You choose three courses from the menu with four different starters, main courses and desserts. The food is Mallorcan-inspired, and typically includes soup, salads with duck or octopus, lasagne, lamb and beef steak, and cheese, cake or ice cream for dessert. It is open for lunch only on weekdays and for lunch and dinner on weekends. Book a table in advance.
Nura Bilbao, Maiatzaren Biko Kalea 1
It’s impossible to miss La Vieja’s hottest hipster bar, Peso Neto, located on San Frantzisko Street.
Formerly a meeting place for working-class men, the bar is decorated in trendy hipster style, with tables and chairs in a variety of styles and quirky busts and sconces in glass cases. There are also old photographs from La Vieja’s days as a fishing quarter.
Peso Neto is divided into a bar area, surrounded by colourful armchairs and coffee tables, and a dining area. It’s a great place to enjoy pintxos and a drink at the bar or outside on the terrace facing a small square, where you can soak up the local life at the same time. If you’re hungrier, there’s a three-course menu of the day. The food is classic with a modern twist.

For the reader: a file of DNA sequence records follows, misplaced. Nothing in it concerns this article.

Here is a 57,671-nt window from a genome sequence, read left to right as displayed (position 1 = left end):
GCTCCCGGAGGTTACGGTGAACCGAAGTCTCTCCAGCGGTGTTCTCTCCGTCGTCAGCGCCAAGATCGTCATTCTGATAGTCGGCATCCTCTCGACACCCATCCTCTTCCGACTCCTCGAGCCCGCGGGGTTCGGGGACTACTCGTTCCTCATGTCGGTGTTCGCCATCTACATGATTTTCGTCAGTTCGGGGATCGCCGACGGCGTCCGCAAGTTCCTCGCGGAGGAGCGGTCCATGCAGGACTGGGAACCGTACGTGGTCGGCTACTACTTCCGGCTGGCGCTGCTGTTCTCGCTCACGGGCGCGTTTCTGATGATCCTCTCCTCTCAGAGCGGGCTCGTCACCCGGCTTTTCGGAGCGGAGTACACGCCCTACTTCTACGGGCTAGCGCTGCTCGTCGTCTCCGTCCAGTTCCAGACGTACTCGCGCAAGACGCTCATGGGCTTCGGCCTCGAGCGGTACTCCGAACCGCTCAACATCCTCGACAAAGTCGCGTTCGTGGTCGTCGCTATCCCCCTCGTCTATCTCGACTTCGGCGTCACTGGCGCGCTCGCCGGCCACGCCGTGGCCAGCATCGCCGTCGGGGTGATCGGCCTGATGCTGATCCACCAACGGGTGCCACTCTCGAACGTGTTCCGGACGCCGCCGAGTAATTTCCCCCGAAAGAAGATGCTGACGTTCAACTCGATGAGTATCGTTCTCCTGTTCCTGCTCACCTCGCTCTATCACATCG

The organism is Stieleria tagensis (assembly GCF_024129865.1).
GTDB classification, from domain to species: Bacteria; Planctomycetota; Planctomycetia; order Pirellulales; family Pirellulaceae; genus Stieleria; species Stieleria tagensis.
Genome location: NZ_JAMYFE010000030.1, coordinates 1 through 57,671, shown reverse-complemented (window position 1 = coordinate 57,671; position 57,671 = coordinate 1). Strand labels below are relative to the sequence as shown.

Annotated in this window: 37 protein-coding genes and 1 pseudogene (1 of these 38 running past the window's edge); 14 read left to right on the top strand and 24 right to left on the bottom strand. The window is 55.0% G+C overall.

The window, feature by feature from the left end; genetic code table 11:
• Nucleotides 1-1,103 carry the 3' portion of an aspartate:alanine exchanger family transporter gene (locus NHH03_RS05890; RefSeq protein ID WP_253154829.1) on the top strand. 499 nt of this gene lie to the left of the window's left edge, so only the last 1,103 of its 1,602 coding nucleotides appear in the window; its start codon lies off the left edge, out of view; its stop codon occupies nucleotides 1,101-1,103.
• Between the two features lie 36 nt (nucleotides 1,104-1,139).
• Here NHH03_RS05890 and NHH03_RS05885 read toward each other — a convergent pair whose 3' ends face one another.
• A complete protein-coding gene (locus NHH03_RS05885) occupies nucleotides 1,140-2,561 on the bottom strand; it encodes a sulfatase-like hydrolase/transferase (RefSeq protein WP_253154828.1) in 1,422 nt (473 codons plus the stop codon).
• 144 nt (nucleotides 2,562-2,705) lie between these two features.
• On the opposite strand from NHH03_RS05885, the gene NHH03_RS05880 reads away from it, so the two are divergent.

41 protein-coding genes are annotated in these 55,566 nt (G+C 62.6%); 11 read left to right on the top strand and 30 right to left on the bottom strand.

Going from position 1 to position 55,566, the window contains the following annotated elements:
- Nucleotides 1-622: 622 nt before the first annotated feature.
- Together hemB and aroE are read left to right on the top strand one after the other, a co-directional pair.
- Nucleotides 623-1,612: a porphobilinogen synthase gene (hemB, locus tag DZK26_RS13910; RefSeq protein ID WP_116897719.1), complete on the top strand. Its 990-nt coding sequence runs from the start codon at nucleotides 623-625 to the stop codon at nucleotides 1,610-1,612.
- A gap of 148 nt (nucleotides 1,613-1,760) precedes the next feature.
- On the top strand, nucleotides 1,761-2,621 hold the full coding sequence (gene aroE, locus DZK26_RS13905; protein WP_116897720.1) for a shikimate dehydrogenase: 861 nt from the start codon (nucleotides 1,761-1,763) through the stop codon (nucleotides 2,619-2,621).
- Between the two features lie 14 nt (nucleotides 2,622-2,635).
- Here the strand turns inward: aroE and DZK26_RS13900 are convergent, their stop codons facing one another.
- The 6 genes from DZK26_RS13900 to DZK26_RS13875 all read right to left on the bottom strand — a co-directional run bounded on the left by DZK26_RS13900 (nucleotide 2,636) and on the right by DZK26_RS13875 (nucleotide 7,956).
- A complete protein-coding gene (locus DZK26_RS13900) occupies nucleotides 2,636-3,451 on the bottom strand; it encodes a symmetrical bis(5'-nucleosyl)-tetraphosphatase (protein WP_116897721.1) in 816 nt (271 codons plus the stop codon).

Peso Neto, San Frantzisko Kalea 1
The little bohemian café, Bohemian Lane, is not in La Vieja, but across the river, in a small pedestrian street in the old centre. It’s on the list anyway, because it’s where the city’s creative and hip indulge their sweet tooth. A true boho likes to cross the bridge to eat homemade cake.
The small café seats a maximum of 20 people, including the few on the terrace outside. The charming little den has rough brick walls and wicker chairs and benches and stools with burgundy cushions and kelim pillows.
The glass case is full of homemade, organic, vegan and gluten-free pies, cupcakes and cookies, and Bohemian Lane also has a small selection of breakfast tortillas and sandwiches. The cakes take up the most space. Treat your sweet tooth with a vanilla tart with raspberry foam, lemon tart, chocolate tart or cheesecake or a cupcake with cinnamon and carrot, raspberry/chocolate or cookies. The coffee and tea are good and organic, and freshly squeezed juices are also available.
Bohemian Lane, Harategi Zahar Kalea 3
Here you can shop